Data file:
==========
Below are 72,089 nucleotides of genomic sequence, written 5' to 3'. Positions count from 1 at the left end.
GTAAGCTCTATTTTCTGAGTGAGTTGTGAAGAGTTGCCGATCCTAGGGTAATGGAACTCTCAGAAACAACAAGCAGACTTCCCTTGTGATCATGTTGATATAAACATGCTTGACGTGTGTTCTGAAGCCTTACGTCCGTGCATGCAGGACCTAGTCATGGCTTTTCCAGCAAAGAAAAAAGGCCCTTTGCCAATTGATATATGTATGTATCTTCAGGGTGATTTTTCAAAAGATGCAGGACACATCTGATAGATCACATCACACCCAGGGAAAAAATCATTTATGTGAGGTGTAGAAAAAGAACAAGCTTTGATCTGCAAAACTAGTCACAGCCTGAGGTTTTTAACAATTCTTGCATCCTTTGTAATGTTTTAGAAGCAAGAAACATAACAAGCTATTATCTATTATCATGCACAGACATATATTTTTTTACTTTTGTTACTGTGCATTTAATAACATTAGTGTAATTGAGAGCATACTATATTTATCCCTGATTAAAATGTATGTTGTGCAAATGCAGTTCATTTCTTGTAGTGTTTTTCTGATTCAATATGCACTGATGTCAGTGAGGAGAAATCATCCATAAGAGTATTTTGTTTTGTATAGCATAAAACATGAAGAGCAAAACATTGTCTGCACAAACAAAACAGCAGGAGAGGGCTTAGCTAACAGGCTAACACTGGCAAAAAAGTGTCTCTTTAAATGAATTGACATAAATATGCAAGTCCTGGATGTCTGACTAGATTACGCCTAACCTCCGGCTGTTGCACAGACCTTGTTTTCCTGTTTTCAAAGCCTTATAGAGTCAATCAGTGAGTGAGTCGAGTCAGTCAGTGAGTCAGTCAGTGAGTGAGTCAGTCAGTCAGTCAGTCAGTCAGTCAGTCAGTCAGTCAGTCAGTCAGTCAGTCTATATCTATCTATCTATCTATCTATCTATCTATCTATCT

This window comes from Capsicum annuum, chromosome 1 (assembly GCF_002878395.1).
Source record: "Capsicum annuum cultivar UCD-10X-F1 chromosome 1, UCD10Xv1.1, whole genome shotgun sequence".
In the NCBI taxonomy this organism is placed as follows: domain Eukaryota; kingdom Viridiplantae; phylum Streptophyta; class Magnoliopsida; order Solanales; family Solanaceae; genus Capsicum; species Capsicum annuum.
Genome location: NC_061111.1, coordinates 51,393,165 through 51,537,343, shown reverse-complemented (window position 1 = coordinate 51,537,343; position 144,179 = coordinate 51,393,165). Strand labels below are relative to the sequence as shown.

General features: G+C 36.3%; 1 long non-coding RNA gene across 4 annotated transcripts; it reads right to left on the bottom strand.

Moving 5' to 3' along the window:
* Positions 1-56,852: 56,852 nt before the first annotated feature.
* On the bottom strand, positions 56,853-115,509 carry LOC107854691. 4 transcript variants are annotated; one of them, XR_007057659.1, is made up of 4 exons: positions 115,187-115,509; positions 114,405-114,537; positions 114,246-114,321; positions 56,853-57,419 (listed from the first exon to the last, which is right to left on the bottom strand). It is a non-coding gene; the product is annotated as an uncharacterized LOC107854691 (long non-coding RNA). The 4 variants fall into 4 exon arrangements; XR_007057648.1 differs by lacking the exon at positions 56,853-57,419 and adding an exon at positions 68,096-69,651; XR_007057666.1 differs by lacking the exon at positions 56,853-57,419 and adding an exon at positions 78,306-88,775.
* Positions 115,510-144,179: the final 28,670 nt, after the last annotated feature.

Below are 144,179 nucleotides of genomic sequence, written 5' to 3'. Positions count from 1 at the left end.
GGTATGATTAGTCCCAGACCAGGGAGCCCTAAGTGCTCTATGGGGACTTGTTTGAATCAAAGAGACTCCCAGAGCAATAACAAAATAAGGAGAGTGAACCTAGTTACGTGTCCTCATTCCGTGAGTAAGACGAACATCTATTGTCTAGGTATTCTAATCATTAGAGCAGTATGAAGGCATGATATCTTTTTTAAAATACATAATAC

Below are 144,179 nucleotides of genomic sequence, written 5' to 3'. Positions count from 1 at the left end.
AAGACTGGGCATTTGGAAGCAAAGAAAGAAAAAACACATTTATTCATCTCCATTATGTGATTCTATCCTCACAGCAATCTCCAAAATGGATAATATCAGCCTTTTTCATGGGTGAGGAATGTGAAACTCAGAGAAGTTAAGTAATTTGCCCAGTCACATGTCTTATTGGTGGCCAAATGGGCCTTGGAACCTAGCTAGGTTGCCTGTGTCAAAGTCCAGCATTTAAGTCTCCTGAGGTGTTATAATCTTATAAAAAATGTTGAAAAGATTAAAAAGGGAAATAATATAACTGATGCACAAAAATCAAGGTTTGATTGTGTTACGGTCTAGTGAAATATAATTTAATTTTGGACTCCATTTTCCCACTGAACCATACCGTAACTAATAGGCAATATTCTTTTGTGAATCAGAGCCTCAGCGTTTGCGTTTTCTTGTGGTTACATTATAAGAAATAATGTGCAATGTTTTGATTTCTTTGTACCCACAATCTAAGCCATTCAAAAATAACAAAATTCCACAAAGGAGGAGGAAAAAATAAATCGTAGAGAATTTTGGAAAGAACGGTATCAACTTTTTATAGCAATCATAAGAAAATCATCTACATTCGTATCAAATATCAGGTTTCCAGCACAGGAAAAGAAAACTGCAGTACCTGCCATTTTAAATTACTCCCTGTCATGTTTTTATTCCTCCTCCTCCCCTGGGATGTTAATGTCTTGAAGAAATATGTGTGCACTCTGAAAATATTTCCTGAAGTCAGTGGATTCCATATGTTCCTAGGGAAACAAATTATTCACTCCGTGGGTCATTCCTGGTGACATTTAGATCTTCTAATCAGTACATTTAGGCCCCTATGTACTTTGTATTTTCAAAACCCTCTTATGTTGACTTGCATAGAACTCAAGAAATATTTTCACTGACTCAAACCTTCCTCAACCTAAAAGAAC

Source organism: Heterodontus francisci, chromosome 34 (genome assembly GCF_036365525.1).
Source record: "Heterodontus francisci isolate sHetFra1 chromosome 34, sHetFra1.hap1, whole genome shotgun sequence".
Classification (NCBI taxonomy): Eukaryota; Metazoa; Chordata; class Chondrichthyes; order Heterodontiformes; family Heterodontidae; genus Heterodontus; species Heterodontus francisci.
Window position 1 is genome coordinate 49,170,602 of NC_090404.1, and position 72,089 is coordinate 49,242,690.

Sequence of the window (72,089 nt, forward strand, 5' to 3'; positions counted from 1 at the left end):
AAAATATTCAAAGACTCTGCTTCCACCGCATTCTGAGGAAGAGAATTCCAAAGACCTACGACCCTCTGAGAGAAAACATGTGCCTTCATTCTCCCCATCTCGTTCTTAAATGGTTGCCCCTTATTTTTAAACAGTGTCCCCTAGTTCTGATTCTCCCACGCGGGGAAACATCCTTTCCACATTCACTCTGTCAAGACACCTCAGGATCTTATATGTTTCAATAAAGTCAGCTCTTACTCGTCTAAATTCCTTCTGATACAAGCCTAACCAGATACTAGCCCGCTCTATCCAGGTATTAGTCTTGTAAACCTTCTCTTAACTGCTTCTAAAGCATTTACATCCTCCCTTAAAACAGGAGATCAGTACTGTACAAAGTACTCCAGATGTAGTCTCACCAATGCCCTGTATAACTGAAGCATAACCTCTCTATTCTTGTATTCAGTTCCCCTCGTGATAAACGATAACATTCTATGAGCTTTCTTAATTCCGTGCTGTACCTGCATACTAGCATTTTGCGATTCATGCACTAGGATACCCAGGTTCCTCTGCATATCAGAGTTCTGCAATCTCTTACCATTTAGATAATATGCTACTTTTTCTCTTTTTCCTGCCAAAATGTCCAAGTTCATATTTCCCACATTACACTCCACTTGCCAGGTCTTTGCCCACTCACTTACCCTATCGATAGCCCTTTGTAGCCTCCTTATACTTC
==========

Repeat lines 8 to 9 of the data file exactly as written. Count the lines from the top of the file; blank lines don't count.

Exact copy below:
Moving 5' to 3' along the window:
* Positions 1-56,852: 56,852 nt before the first annotated feature.